PCC censures newspaper for harassing pregnant lap-dancer

The Scottish Daily Record has been censured by the PCC (Press Complaints Commission) for harassing a pregnant woman after it had agreed to leave her alone.

Nicola Shields was reported to have become pregnant by professional footballer Sol Bamba who plays for the Scottish Premier League side Hibs. She was approached by the paper to confirm the story earlier in the year but had refused to speak and asked to be left alone.

The newspaper undertook to leave her alone but that didn’t stop a reporter pursuing her and a photograph being taken of her outside her house (which was up a private road).

The following headline appeared on August 18 this year: “I am pregnant by Hibs star Sol Bamba, claims lap dancer”

Shields complained to the PCC that the Daily Record had breached clauses 1 (Accuracy), 3 (Privacy) and 4 (Harassment) of the PCC Code.

Clause 1 complaint:
The paper had called her a ‘lap dancer’ when in fact she was/referred to herself as the manager of a gentlemens club.

Clause 3 complaint:
Taking a picture of her and trying to speak to her at her house was an invasion of privacy under the code.

Clause 4 complaint:
Continuing to seek to speak to her or follow or contact her amounted to harassment, especially as she had specifically said she did not want to comment and the paper had undertaken not to pursue her.

A lap dancer becoming pregnant by a professional footballer is classic tabloid material and too good a news story to resist BUT where someone has specifically said they do not wish to comment and is on their private property then the press have a duty to desist from pursuing them. This is especially so in this case given that the paper had already undertaken not to pursue Ms Shields. Refraining from following her does not mean they can’t cover the story but its naturally better to have a picture and a quote to accompany a headline so the temptation to misbehave is there.

While the reporter and photographer should have left Shields alone it is ultimately the editor of the paper who takes responsibility as it is their decision whether to include material and what they consider they can justifiably include.

In this case the Clause 1 complaint over the semantics of whether Shields was an actual lap dancer or instead the manager of a gentlemens club is not material to the story – pregnancy by a footballer and so its correct that it was rejected.

The Clause 3 complaint was however justified – under Clause 3 (iii) its ‘unacceptable to photograph individuals in private places without their consent’ – a private place being ‘public or private property where there is a legitimate expectation of privacy’. Shield’s house was up a private road and she had a legitimate expectation of privacy there (being able to photograph her from further afield using a long lens is no excuse as it is the image rather than the position of the photographer that will define if the privacy of the place or scene has been invaded). There is some editorial scope in the PCC Code for invading privacy but under Clause 3 (ii) in such a case ‘Editors will be expected to justify intrusions into any individual’s private life without consent.’ BUT in this case Shields had specifically refused consent and the paper agreed to leave her alone. Clause 3 (ii) also provides that ‘Account will be taken of the complainant’s own public disclosures of information’ BUT in this case she had chosen not to disclose and Sol Bamba had also denied he was the father. 3(ii) would come into play in a case where the person making the complaint had already got publicity or ‘sold their story’ and then sought to silence the press. So the paper was in clear breach of Clause 3 – and – even though the case wasn’t in court, would have breached the right to privacy under Art 8 of the European Convention as engaged through the Human Rights Act.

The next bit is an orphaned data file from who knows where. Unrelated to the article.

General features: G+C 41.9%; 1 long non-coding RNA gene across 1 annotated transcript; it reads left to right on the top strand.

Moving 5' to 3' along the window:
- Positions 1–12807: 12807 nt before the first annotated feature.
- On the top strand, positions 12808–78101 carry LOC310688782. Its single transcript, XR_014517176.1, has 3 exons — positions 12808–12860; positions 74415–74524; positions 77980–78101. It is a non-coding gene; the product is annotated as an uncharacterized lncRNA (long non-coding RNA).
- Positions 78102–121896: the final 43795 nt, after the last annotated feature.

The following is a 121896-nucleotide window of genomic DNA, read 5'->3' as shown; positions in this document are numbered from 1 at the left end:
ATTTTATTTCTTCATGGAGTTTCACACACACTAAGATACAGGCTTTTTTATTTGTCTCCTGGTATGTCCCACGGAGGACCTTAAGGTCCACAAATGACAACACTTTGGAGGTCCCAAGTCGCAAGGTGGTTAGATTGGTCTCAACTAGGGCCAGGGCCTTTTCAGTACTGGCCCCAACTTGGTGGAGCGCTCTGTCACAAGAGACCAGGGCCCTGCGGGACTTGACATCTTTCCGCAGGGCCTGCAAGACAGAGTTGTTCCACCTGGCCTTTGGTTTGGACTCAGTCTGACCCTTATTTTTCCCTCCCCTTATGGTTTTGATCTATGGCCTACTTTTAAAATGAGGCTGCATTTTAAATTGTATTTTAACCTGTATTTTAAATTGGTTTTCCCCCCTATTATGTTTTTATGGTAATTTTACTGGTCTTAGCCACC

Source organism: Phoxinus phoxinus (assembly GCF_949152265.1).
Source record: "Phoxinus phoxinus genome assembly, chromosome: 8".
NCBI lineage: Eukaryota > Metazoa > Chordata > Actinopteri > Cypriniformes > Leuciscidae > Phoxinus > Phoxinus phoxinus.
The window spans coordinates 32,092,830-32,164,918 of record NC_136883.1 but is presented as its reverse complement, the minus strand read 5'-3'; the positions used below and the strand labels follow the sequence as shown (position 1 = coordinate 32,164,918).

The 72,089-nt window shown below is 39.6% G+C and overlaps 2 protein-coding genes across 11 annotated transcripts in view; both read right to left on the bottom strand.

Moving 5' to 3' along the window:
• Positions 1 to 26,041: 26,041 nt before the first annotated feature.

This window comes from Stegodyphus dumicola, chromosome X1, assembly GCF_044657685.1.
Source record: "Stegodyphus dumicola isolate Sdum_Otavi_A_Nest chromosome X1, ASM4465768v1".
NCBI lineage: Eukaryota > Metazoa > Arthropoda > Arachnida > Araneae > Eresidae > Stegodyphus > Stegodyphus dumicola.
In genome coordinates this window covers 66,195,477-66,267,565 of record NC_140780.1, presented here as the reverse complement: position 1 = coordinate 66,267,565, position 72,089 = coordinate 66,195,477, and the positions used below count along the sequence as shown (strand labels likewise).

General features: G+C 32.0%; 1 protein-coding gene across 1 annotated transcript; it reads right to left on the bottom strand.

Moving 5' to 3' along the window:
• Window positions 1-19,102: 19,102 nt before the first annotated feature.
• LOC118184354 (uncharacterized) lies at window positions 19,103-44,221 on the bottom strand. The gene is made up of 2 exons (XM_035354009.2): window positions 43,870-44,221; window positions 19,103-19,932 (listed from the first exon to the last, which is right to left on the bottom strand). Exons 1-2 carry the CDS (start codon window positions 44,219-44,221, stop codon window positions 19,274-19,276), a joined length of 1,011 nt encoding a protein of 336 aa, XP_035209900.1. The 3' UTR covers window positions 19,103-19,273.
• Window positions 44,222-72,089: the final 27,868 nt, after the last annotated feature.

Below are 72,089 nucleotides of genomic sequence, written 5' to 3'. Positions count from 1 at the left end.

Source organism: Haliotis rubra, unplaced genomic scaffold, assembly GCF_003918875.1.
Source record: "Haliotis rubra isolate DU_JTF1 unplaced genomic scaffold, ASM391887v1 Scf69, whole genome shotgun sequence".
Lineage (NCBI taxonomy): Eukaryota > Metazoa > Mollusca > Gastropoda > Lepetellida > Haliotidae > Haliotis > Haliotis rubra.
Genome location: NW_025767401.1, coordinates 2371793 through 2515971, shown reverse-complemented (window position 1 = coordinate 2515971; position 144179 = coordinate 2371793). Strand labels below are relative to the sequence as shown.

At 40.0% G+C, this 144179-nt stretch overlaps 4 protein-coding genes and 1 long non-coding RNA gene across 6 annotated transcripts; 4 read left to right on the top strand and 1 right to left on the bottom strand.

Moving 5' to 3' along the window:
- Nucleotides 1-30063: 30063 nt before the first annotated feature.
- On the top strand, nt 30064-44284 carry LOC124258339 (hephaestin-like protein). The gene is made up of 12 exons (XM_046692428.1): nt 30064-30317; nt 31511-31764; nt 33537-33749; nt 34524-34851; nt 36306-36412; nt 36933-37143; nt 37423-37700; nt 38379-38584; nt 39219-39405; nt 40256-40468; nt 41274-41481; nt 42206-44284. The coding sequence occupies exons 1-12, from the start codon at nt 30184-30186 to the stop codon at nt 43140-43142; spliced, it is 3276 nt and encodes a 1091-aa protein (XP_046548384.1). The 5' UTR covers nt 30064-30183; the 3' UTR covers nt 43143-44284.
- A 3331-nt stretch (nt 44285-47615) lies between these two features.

Having agreed to leave Shields alone the paper was clearly in breach of Clause 4 harassment – she had been persistently pursued and photographed after having asked the paper to desist. Clause 4(iii) provides that ‘Editors must ensure these principles are observed by those working for them and take care not to use non-compliant material from other sources.’

Mediabeak concludes that while Ms Shields may have her adjudication from the PCC and while the paper removed the photograph THE ARTICLE IS STILL HERE

So the adjudication is not much use in terms of remedying the damage the story may have caused. As ever with privacy cases the protection offered by the PCC code is impotent and if its damages or an injunction one is after then it will take litigation or at least the threat of it to engage the back door privacy protection offered by the Mosley-led mish mash of case law and its varied interpretation of Article 8 of the European Convention.

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